Philadelphia police chief defends his officers, says they 'did nothing wrong' in Starbucks arrest

Philadelphia police chief defends his officers, says they 'did nothing wrong' in Starbucks arrest

Officers received a trespassing call from Starbucks after two men allegedly used the restroom without making a purchase, which goes against company policy

Philadephia's police commissioner on Saturday defended his officers after two black men were arrested from a Starbucks outlet, after staff members called on the authorities against the men for "trespassing."

The chain and the cops came under fire after a video of the Thursday incident went viral.

Philadelphia Police Department Commissioner Richard Ross claimed in a video posted to Facebook that authorities received a trespassing call from the outlet after the two men reportedly used the toilet without making a purchase, violating company policy while doing the same, reported Fox News.



Ross said that the men were asked thrice by responding officers to leave. However, they were subsequently detained after they refused to listen to the authorities and were ultimately released after the company decided not to pursue charges.

“The police did not just happen upon this event, they did not just walk into Starbucks to get a coffee,” he said. “They were called there, for a service, and that service had to do with quelling a disturbance, a disturbance that had to do with trespassing."

The commissioner asserted that his officers were simply enforcing the company's rules and did what they were expected to do.



"These officers did absolutely nothing wrong" and were professional in their conduct toward the individuals but "got the opposite back," he said.

Being a black man himself, Ross claimed that the department makes sure that officers receive "implicit bias training" for such situations.

"I will say, that as an African-American male, I am very aware of implicit bias," Ross says in the video. "We are committed to fair and unbiased policing and anything less than that will not be tolerated in this department."



"If a business calls and they say that 'someone is here that I no longer wish to be in my business,'" the officers have "a legal obligation to carry out their duties and they did just that," he added.

He said that there was once a case in which a Philly officer who went to Starbucks was denied access to the restroom to relieve himself although he was in full uniform at the time.

"They are at least consistent in their policy," Ross said.



The footage showed at least six officers putting the two black men in handcuffs and taking them into custody without any resistance. The said video of the incident went viral on Twitter and garnered over 9 million views as of Sunday afternoon.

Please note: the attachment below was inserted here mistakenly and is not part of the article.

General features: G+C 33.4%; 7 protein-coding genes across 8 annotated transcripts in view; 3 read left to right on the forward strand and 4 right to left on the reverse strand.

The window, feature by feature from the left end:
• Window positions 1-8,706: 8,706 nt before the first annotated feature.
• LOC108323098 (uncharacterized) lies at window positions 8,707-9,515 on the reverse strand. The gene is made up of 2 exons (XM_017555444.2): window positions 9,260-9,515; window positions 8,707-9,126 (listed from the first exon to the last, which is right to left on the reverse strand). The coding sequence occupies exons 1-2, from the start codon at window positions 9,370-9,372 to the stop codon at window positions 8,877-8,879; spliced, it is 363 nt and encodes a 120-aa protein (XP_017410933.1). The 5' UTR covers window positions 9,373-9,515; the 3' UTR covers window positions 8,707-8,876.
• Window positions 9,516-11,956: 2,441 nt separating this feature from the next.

Kevin Johnson, the CEO of Starbucks, said that he wants to personally apologize to the men in a statement released on Saturday. He added the company "stands firmly against discrimination or racial profiling."



That being said, Johnson's statement did not address what actually led to the police call. However, a spokeswoman for Starbucks expounded that the store was simply implementing company policy which states that restrooms were available to paying customers only. The video which went viral does not show any Starbucks products in front of the two men who were arrested.

The CEO said that the coffee giant's practices and training had led to a "bad outcome" and that it was incorrect to bring in the police to the shop for the said reason.

"Our store manager never intended for these men to be arrested and this should never have escalated as it did," said the statement. Johnson said videos of the arrest were "very hard to watch," and the company was investigating.



"We also will further train our partners to better know when police assistance is warranted," said Johnson. "Additionally, we will host a company-wide meeting next week to share our learnings, discuss some immediate next steps and underscore our long-standing commitment to treating one another with respect and dignity."

Comedian Kevin Hart, who is a native of Philadelphia, responded to the incident amid widespread outrage that spread across social media.



"Message to the @Starbucks in Philadelphia...Our city is shining bright like a diamond right now. Please make this situation right. I repeat please make this situation right!!!!!!! Once again MAKE THIS RIGHT," he tweeted Sunday.



Hart also questioned as to why the two black men were arrested for such a mild issue in the first place.

"@Starbucks in Philadelphia I have watched the video and do not see these to young men doing anything wrong....Unless there is footage that shows otherwise you need to do what's right and handle the manager that was on duty accordingly," Hart said.



Bille Jean King called the whole affair "deeply troubling." The Tennis icon's organization - the Billie Jean King’s Leadership Initiative - recently partnered with Starbucks to support "global gender pay equity."

"The arrest of 2 African-American men in a Philadelphia @Starbucks is deeply troubling," she said on Twitter. "This event is not representative of how Starbucks operates. Kevin Johnson’s apology & actions are a good 1st step. An investigation will follow, and we should give them the time to do it."



According to FOX29, the Starbucks store was flooded with protesters who gathered outside on Sunday in solidarity with the two men who were arrested.

Jim Kenney, the mayor of Philadelphia, has since ordered the city’s Commission on Human Relations to review Starbucks’ company policy, reported Fox News.

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